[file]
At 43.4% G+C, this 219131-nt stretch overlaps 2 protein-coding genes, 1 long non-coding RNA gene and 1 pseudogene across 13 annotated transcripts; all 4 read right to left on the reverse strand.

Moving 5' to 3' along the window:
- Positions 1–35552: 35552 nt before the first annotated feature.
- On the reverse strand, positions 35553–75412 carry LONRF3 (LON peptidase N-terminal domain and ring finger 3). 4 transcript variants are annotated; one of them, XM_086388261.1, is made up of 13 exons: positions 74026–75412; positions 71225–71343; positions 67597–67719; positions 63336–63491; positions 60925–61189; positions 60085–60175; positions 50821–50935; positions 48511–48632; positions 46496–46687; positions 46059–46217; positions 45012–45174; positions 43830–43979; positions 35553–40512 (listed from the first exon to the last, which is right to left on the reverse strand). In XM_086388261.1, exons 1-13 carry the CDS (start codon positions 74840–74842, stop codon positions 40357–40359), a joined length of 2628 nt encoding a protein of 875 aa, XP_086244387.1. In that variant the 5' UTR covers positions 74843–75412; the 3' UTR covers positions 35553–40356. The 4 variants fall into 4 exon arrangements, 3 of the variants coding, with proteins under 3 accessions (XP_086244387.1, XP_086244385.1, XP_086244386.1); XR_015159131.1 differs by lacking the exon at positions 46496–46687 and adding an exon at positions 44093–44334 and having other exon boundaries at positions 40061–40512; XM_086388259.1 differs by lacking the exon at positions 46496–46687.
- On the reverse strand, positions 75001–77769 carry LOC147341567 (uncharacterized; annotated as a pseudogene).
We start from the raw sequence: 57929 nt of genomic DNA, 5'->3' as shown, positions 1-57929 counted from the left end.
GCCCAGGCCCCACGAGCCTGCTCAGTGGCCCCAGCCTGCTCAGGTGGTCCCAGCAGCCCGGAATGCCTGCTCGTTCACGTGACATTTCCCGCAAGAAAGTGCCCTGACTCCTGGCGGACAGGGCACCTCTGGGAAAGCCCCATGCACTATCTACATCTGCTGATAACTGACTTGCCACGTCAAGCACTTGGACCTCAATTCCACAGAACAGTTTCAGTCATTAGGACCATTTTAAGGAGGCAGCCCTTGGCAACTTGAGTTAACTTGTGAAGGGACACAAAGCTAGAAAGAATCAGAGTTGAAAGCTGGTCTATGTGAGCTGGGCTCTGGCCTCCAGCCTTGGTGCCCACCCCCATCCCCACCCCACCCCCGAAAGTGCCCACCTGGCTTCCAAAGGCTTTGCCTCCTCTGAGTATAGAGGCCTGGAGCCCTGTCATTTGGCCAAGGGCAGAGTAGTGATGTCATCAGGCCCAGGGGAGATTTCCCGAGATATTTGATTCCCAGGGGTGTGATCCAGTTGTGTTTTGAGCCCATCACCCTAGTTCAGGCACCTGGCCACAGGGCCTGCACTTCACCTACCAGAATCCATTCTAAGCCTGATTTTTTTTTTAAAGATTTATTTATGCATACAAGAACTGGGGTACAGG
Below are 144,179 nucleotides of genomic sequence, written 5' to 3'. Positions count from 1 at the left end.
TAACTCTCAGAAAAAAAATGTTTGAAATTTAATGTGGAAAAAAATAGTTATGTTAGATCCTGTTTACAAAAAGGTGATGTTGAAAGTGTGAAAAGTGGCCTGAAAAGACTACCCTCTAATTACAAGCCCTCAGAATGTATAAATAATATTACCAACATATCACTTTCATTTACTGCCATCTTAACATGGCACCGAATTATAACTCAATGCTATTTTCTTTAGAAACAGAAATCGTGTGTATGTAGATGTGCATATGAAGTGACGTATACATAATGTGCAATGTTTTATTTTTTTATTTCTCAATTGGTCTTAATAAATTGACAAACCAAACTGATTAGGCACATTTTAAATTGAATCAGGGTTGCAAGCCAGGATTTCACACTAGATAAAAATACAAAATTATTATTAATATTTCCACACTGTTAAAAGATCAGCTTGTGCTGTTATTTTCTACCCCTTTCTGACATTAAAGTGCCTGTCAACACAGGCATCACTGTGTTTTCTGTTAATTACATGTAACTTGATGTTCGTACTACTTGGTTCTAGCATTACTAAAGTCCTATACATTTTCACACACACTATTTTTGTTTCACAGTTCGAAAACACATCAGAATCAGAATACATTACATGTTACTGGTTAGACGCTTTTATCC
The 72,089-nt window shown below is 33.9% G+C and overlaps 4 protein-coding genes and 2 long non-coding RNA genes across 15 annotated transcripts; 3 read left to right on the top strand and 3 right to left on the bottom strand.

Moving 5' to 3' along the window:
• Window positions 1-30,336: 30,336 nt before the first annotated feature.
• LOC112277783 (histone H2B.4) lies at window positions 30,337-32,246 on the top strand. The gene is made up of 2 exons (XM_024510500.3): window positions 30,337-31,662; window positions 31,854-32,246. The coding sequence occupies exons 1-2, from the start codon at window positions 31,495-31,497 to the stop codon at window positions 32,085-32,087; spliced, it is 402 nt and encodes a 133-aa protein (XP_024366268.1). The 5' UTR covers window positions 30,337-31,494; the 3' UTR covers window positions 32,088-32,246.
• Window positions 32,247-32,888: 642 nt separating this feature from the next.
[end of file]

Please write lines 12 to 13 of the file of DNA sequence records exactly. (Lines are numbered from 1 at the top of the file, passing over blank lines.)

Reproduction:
• Window positions 1-30,336: 30,336 nt before the first annotated feature.
• LOC112277783 (histone H2B.4) lies at window positions 30,337-32,246 on the top strand. The gene is made up of 2 exons (XM_024510500.3): window positions 30,337-31,662; window positions 31,854-32,246. The coding sequence occupies exons 1-2, from the start codon at window positions 31,495-31,497 to the stop codon at window positions 32,085-32,087; spliced, it is 402 nt and encodes a 133-aa protein (XP_024366268.1). The 5' UTR covers window positions 30,337-31,494; the 3' UTR covers window positions 32,088-32,246.